Specifically, under Major League Rule 2, teams must place anyone who is signed to a major-league contract for the following season on their 40-man roster by November 20th of each year. This includes players on the 60-day disabled list, who must be added back to the 40-man roster within five days of the final game of the World Series. Injured players cannot be re-assigned to the 60-day disabled list — and thus once again be effectively removed from the 40-man roster — until 45 days before the start of the next year’s regular season.
As a result, this means that, in order to receive its insurance money, Texas will likely have to keep Fielder on its 40-man roster from November through February for each of the next four offseasons. Thus, the team will, in effect, only be able to maintain a 39-man roster each of these offseasons, potentially limiting the team’s ability to protect an additional up-and-coming prospect each year.
While that development is unfortunate for the Rangers, in another respect the team may have been quite lucky that Fielder’s career-ending injury occurred when it did. In recent years, insurance companies have reportedly become reluctant to insure player contracts for more than three years at a time. This means that teams usually must renegotiate a new policy every two to three years for each player contract they wish to protect with an insurance policy.
At the same time, insurers are understandably often quite hesitant to provide coverage for pre-existing injuries. Instead, insurance policies will frequently exclude from coverage future ailments to any area of the body in which a player has previously sustained a serious injury.
Because the Rangers acquired Fielder from Detroit in November 2013, it would appear likely that the team’s insurance coverage was due to be renegotiated this upcoming offseason. And because Fielder had undergone season-ending neck surgery in 2014, insurance companies may have resisted an agreement to cover any future neck-related injuries Fielder may have sustained.
This means that, had Fielder reinjured his neck next year, rather than this year, the Rangers may very well have found themselves without any insurance coverage for the remainder of his contract. In that case, the team would have been on the hook for the full $18 million it owed Fielder annually through the 2020 season. So from Texas’s perspective, if Fielder were going to suffer a career-ending neck injury, it may have been quite fortuitous that it occurred now, rather than a future season.
Finally, it’s important to note that, just because the Rangers have announced that Fielder is medically unable to play, the team’s insurance provider may not necessarily agree. Indeed, it’s entirely plausible that the Rangers’ insurer will contest the team’s claim, thereby allowing it to delay — and potentially entirely avoid — paying the team under the policy.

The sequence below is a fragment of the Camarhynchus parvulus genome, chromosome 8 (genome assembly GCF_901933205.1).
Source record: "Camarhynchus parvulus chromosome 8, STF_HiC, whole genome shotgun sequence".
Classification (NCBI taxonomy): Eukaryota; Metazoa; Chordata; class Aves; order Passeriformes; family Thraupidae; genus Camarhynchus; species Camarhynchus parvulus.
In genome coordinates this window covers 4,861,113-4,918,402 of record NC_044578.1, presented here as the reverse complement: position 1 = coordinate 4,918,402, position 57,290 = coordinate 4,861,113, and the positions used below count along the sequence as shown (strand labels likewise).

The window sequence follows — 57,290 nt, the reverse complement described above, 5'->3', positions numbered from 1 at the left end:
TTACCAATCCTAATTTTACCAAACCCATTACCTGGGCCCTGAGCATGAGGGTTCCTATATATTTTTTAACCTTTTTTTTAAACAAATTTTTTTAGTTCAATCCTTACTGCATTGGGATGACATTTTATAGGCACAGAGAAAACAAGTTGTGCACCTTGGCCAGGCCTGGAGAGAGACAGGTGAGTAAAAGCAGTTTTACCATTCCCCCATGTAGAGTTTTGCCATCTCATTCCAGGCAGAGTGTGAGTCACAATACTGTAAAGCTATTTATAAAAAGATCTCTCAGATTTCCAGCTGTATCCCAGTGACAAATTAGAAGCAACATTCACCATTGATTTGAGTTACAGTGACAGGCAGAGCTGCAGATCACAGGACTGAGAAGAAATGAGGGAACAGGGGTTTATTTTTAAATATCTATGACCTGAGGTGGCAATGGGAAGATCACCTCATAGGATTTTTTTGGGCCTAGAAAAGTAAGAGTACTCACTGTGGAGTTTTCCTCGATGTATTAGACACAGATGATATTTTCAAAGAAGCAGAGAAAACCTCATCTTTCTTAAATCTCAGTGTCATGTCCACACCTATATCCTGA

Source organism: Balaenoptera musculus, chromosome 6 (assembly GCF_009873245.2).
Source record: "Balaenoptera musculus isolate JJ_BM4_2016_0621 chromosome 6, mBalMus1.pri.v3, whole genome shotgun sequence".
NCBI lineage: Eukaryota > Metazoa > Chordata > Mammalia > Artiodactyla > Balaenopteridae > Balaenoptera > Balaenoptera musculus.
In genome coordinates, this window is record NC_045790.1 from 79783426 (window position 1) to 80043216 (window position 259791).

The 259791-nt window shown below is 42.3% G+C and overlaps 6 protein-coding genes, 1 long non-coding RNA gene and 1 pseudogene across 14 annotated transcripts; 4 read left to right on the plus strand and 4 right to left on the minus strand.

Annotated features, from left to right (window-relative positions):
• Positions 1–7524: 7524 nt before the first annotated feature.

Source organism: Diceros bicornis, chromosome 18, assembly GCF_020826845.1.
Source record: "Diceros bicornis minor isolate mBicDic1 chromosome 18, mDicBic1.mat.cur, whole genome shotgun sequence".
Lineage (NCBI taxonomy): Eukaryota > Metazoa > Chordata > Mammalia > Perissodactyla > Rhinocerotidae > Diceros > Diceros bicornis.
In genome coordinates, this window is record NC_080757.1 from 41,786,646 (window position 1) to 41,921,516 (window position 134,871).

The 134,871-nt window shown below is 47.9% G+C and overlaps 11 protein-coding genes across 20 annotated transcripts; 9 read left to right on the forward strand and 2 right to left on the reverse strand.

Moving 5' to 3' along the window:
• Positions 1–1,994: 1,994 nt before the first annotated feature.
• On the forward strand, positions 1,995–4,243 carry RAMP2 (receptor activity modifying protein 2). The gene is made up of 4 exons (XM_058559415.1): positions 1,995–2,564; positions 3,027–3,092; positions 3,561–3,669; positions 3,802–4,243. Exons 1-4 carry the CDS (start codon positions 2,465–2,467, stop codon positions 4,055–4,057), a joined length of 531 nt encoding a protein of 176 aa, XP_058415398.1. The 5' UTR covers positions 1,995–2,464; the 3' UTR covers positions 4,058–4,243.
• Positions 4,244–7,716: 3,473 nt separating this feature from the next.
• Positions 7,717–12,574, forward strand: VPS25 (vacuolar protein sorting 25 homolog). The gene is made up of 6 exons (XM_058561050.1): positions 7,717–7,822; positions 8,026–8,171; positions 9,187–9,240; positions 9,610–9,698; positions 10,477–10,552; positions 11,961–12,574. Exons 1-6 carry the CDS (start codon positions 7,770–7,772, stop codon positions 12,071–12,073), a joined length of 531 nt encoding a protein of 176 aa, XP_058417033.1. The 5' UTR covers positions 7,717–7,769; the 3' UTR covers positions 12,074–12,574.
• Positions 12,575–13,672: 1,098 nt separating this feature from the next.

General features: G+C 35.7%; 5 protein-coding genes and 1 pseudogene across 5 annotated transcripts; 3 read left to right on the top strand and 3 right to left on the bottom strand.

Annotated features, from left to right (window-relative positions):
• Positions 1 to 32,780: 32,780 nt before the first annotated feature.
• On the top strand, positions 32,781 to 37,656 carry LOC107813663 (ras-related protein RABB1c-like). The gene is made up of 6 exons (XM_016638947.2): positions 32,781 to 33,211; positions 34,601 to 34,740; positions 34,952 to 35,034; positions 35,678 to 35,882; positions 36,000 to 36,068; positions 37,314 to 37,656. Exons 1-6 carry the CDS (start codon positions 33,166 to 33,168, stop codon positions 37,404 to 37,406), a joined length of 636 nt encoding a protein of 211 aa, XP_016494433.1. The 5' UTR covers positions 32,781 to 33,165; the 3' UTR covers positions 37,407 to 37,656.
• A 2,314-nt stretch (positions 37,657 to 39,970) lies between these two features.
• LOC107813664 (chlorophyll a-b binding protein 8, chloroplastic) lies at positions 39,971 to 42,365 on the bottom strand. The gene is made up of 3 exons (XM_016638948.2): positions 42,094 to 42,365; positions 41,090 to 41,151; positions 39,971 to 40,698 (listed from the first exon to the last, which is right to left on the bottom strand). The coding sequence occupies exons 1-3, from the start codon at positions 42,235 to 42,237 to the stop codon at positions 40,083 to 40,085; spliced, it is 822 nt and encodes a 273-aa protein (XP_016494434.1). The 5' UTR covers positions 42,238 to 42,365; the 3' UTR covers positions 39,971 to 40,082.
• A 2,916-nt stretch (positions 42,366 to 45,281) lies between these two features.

Specifically, it’s not clear yet which doctors have declared Fielder physically unable to play. Assuming that the Rangers’ insurance policy grants the insurer the right to have such a determination made by an outside physician, and assuming that such an outside examination has not yet occurred, then it’s possible that the insurer’s preferred doctor may yet reach a different conclusion regarding Fielder’s physical state. In that case, the insurance company could argue that Fielder has not, in fact, been permanently rendered physically unable to play, and thus that the Rangers are not entitled to compensation under the insurance policy.
Alternatively, even if the parties all agree that Fielder is currently sufficiently disabled to trigger the insurance coverage, it’s possible that the policy requires that Fielder be reexamined every year in order to determine whether he still remains physically unable to play. In that case, it theoretically might be possible that, at some point down the road, Fielder will have sufficiently recovered to the point that he could be medically cleared to play, in which case the insurer would no longer be obligated to pay the Rangers. Should that happen, Texas would then once again be responsible for its full share of Fielder’s remaining contract, even if his skills had eroded to the point that he was no longer a viable major-league player.
So even though initial reports suggest that Texas’s insurance policy covers the last four years of Fielder’s contract, it may be too early to tell for sure whether the team’s insurer will agree.
Nathaniel Grow is an Associate Professor of Business Law and Ethics at Indiana University's Kelley School of Business. He is the author of Baseball on Trial: The Origin of Baseball's Antitrust Exemption, as well as a number of sports-related law review articles. You can follow him on Twitter @NathanielGrow. The views expressed are solely those of the author and do not express the views or opinions of Indiana University.